34. keith morris says:

    jayson–

    i’ve been trying to understand where you’re coming from on the subject of the photo, and still dont get it. perhaps you dont have a lot of experience with the issue of child sexual abuse, and therein lies our disconnect. ie, if you had a full understanding of how epidemic child sex abuse is, and how devastating the experience is to its victims, you wouldnt play fast and loose with photos like that in the hopes of drumming up interest in your article.

    frankly, it seems implausible that someone in your field would not know about all this, but it’s a possibility, i suppose, and as such, is a possible explanation for the gulf between our perspectives. if so, please let me know, and i’ll be glad to assist in you in finding the necessary information.

    sincerely,
    keith morris

  35. Jayson,

    I need to edit your articles! I couldn’t help but be distracted by typos, repetition, and vagueness. Aside from that, I really like the concept of where you’re going with masculinity and sexuality; it’s something I never got educated about until now, in my mid twenties, and it’s all been self-study. (Is it even possible to retrofit a new norm into an old psyche?) Talk to you soon!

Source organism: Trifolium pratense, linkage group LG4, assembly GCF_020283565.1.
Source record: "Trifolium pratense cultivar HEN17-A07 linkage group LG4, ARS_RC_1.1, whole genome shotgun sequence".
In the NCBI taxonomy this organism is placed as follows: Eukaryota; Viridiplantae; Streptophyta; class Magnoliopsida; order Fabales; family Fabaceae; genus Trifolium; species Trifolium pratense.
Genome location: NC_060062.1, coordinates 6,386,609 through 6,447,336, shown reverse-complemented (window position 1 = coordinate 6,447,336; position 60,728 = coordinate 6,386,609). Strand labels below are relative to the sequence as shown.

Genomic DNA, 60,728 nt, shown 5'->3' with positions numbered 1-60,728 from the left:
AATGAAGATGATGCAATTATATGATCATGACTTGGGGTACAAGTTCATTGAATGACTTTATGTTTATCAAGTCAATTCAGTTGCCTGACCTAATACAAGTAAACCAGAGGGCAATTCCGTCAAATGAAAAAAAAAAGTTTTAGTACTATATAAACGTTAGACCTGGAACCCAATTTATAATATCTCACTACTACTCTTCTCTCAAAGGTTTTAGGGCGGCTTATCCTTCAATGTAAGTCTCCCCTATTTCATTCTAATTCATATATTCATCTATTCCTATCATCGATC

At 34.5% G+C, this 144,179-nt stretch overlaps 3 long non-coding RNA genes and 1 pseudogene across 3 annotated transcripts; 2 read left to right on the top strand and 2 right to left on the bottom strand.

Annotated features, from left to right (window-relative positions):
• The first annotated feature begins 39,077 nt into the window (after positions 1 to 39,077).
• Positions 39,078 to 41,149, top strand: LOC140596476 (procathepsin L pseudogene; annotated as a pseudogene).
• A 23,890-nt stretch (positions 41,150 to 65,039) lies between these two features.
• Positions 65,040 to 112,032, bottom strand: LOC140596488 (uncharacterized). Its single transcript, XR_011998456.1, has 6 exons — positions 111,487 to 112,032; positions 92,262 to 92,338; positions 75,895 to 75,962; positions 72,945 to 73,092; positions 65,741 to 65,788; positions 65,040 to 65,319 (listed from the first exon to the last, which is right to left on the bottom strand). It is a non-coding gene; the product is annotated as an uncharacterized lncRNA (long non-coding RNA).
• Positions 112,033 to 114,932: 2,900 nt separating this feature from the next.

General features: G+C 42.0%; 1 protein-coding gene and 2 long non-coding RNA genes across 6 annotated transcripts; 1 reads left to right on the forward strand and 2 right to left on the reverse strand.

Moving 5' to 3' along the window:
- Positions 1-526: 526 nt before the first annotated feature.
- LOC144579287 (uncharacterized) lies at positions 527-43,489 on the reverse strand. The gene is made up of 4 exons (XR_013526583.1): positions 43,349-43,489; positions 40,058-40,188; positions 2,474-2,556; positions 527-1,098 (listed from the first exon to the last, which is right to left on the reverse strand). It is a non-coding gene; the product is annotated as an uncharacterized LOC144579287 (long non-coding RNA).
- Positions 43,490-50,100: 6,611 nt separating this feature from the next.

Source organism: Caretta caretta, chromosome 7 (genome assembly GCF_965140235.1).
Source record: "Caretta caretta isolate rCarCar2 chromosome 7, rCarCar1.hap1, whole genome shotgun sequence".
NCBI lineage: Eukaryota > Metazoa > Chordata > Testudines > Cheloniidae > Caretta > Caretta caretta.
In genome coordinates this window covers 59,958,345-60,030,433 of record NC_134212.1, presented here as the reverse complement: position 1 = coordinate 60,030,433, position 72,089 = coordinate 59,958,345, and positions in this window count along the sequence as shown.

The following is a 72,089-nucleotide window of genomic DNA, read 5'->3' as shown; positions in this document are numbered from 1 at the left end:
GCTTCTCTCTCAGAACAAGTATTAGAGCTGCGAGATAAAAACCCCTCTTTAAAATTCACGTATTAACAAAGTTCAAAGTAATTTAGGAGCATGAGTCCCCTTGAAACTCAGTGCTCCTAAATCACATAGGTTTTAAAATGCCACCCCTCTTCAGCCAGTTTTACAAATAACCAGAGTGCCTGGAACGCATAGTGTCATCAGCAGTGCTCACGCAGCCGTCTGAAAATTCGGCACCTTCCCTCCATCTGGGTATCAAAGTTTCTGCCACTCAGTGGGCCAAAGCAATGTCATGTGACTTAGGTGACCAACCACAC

36. keith morris says:

    i agree with most everything in this article, however i was struck, and repulsed, honestly, by the lurid picture attached to it of two pre-adolescent boys in their underwear. i was further surprised to learn that mr. gaddis, himself, chose the picture, because, as he says, he “just wanted to get folks’ attention.” in other words, he willfully exploited prepubescent bodies so that he could draw a larger audience to his article–an article which covered (irony of ironies!) the way that wrong-headed american culture psychologically disfigures young boys. this may well be the most amazing example of convoluted logic i’ve ever encountered. if mr. gaddis thinks eroticizing children for the sake of page hits is an ethical trade-off, i’d suggest the last career he should be engaged in is counseling. when you break down gaddis’s decision here, he appears more than cringe-worthy in his ambition; he seems borderline sociopathic.